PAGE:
Chambers that fail to respond to unsuccessful applicants for pupillage - the great majority - have been urged to mend their ways, after a student claimed the practice  ‘damages the integrity of the profession’.

In a letter to the Bar Standards Board, law student Noah Gifford said many barristers’ chambers do not inform pupillage candidates that they have been unsuccessful, instead leaving them to find out via internet forums or fellow applicants. Gifford argued it should be a regulatory requirement for chambers to notify candidates in order to ‘uphold the integrity of the profession’.

‘Aspiring barristers pour their heart and soul, as well as lots of time, into each and every application. Thus, I believe that it is insulting to that effort when a chambers does not make the effort to notify an aspiring barrister that they have been unsuccessful. An easy and proportionate solution to this issue would be to send a simple generic email to all unsuccessful candidates, which, while never pleasant to receive, will always be appreciated,’ Gifford said.

His call for action was taken up by members of the profession. The Secret Barrister, an anonymous blogger and author, posted on Twitter: ‘I’m astonished and embarrassed to learn that this is still going on. It was common when I was applying 15 years ago, and I rather hoped that we were now better than this. Any chambers which doesn’t give unsuccessful applicants the courtesy of a response needs to mend its ways.’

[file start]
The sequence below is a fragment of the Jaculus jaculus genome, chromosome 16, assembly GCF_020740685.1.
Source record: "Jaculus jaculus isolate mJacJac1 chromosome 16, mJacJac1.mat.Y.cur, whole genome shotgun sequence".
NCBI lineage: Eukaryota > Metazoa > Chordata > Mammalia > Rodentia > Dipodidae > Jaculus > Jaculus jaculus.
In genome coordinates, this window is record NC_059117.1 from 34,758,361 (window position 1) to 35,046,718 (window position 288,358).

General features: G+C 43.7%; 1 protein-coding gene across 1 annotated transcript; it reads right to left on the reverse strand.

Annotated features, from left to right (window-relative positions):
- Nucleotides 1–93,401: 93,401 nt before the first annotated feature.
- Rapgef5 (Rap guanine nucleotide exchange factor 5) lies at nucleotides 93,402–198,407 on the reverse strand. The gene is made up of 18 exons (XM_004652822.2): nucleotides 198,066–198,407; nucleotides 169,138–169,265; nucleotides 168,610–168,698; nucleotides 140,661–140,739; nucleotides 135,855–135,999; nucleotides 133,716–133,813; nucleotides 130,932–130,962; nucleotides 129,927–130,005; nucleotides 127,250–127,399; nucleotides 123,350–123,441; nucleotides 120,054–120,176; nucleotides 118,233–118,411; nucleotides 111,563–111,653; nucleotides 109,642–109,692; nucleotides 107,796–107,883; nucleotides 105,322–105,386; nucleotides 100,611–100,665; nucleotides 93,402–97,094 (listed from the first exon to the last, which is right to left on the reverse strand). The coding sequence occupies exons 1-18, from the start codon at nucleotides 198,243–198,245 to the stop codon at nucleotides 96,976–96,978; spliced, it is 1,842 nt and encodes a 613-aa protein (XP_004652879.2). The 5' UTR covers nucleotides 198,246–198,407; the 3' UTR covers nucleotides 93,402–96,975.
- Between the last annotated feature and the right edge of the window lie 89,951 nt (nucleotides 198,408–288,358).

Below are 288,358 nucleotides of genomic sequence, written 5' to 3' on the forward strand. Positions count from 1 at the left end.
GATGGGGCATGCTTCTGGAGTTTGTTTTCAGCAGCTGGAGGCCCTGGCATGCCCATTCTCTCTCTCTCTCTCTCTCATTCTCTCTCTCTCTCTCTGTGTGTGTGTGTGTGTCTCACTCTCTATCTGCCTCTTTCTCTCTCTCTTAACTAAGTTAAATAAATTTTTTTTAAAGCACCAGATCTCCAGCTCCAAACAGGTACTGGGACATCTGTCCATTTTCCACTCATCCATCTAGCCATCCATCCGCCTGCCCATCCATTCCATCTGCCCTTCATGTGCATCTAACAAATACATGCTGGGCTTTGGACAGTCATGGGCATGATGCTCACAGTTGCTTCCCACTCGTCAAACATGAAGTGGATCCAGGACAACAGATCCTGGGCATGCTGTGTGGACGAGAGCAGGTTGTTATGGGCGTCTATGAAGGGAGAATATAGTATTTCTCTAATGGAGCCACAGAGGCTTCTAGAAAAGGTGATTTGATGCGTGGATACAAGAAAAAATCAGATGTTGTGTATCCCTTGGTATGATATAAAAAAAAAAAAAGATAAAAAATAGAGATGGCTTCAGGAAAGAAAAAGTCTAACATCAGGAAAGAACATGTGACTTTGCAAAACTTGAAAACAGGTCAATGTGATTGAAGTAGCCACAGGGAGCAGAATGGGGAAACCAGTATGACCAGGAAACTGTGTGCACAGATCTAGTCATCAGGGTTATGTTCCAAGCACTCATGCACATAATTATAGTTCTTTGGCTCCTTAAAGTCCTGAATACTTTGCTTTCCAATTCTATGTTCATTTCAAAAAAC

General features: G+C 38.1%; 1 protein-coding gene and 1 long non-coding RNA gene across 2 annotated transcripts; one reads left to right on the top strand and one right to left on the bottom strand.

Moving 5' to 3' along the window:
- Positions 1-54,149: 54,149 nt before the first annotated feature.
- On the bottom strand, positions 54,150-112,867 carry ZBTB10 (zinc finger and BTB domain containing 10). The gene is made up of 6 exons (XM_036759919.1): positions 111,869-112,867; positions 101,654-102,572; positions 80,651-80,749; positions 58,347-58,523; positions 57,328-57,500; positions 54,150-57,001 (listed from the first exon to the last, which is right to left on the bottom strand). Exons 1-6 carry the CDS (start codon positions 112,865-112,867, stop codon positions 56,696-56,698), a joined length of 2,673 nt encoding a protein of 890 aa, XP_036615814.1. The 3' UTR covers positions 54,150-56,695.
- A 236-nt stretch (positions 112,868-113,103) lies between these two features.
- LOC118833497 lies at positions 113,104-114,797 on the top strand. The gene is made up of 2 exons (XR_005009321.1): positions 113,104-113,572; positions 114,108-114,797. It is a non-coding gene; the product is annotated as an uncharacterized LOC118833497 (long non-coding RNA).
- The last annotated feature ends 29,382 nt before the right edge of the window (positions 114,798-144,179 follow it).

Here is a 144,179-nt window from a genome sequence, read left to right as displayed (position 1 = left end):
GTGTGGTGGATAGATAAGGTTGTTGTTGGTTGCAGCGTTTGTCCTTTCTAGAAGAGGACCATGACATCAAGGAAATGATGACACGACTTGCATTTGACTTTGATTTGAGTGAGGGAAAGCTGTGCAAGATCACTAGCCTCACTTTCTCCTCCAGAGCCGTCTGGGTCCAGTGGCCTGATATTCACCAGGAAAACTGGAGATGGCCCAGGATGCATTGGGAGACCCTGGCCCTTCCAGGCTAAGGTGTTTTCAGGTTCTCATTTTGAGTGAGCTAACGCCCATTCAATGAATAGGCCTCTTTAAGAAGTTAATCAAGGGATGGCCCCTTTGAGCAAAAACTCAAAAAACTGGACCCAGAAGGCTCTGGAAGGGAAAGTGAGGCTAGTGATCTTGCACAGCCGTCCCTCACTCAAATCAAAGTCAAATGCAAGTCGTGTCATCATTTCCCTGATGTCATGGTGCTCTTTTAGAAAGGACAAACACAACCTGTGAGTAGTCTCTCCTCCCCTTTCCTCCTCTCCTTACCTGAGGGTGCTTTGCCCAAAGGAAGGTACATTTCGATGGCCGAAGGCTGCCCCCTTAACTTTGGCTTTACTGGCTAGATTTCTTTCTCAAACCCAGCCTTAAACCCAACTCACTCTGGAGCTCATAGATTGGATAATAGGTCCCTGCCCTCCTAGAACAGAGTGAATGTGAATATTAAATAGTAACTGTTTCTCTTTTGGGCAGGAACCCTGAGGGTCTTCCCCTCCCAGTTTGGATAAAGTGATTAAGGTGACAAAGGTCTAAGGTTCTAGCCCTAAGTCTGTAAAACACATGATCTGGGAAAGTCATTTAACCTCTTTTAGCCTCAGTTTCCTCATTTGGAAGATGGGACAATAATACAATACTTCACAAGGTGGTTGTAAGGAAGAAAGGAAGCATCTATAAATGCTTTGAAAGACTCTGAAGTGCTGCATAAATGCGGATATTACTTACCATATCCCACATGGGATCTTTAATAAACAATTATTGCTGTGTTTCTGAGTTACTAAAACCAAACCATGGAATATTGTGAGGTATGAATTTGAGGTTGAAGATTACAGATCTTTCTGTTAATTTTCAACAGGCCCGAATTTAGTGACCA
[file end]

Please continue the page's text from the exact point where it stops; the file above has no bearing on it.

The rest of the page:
In response to Gifford’s letter, the BSB said it ‘appreciates how frustrating this is and are very sympathetic to this issue’. The regulator did not agree to make it a regulatory requirement for chambers to contact unsuccessful applicants. However, it said the Bar Council is currently updating the its recruitment guidance.

‘We have asked it to make a stronger statement about the importance of telling candidates that they have not been selected for interview, either directly or through the status function on the Gateway platform,' the BSB said. 

According to figures published by the Bar Council, less than 7% of applicants secured pupillages via the central recruitment system in 2020.